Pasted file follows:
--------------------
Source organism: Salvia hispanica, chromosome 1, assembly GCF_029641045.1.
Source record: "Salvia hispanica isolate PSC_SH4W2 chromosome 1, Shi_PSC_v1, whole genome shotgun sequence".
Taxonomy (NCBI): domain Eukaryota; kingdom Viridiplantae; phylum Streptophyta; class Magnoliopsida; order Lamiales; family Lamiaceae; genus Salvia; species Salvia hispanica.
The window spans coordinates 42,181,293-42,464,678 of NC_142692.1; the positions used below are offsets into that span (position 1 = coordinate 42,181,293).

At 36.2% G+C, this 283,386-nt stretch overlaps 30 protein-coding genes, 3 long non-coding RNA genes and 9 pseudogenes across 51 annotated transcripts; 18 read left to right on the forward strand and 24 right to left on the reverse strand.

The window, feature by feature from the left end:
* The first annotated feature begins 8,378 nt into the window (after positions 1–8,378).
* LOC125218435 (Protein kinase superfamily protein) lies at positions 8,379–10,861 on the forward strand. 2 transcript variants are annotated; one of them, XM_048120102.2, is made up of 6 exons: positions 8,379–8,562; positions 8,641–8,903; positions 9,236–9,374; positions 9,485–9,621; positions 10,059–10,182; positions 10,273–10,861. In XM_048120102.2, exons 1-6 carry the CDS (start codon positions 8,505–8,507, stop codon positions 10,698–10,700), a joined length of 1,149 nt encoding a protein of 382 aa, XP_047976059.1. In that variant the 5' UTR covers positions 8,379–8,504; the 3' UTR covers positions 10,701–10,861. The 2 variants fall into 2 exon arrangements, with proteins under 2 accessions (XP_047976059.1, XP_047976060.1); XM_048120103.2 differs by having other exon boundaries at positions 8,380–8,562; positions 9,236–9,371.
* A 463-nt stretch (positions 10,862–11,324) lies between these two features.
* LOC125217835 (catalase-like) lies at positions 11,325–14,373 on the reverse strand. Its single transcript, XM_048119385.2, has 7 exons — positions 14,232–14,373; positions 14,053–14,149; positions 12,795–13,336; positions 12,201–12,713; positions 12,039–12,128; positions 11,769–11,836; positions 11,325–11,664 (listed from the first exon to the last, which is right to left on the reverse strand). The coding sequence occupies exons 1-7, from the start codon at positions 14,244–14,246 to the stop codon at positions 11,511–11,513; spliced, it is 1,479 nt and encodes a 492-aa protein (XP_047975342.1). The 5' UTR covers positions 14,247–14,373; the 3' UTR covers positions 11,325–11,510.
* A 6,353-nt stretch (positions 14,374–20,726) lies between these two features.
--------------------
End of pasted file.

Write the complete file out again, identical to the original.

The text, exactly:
Source organism: Salvia hispanica, chromosome 1, assembly GCF_029641045.1.
Source record: "Salvia hispanica isolate PSC_SH4W2 chromosome 1, Shi_PSC_v1, whole genome shotgun sequence".
Taxonomy (NCBI): domain Eukaryota; kingdom Viridiplantae; phylum Streptophyta; class Magnoliopsida; order Lamiales; family Lamiaceae; genus Salvia; species Salvia hispanica.
The window spans coordinates 42,181,293-42,464,678 of NC_142692.1; the positions used below are offsets into that span (position 1 = coordinate 42,181,293).

At 36.2% G+C, this 283,386-nt stretch overlaps 30 protein-coding genes, 3 long non-coding RNA genes and 9 pseudogenes across 51 annotated transcripts; 18 read left to right on the forward strand and 24 right to left on the reverse strand.

The window, feature by feature from the left end:
* The first annotated feature begins 8,378 nt into the window (after positions 1–8,378).
* LOC125218435 (Protein kinase superfamily protein) lies at positions 8,379–10,861 on the forward strand. 2 transcript variants are annotated; one of them, XM_048120102.2, is made up of 6 exons: positions 8,379–8,562; positions 8,641–8,903; positions 9,236–9,374; positions 9,485–9,621; positions 10,059–10,182; positions 10,273–10,861. In XM_048120102.2, exons 1-6 carry the CDS (start codon positions 8,505–8,507, stop codon positions 10,698–10,700), a joined length of 1,149 nt encoding a protein of 382 aa, XP_047976059.1. In that variant the 5' UTR covers positions 8,379–8,504; the 3' UTR covers positions 10,701–10,861. The 2 variants fall into 2 exon arrangements, with proteins under 2 accessions (XP_047976059.1, XP_047976060.1); XM_048120103.2 differs by having other exon boundaries at positions 8,380–8,562; positions 9,236–9,371.
* A 463-nt stretch (positions 10,862–11,324) lies between these two features.
* LOC125217835 (catalase-like) lies at positions 11,325–14,373 on the reverse strand. Its single transcript, XM_048119385.2, has 7 exons — positions 14,232–14,373; positions 14,053–14,149; positions 12,795–13,336; positions 12,201–12,713; positions 12,039–12,128; positions 11,769–11,836; positions 11,325–11,664 (listed from the first exon to the last, which is right to left on the reverse strand). The coding sequence occupies exons 1-7, from the start codon at positions 14,244–14,246 to the stop codon at positions 11,511–11,513; spliced, it is 1,479 nt and encodes a 492-aa protein (XP_047975342.1). The 5' UTR covers positions 14,247–14,373; the 3' UTR covers positions 11,325–11,510.
* A 6,353-nt stretch (positions 14,374–20,726) lies between these two features.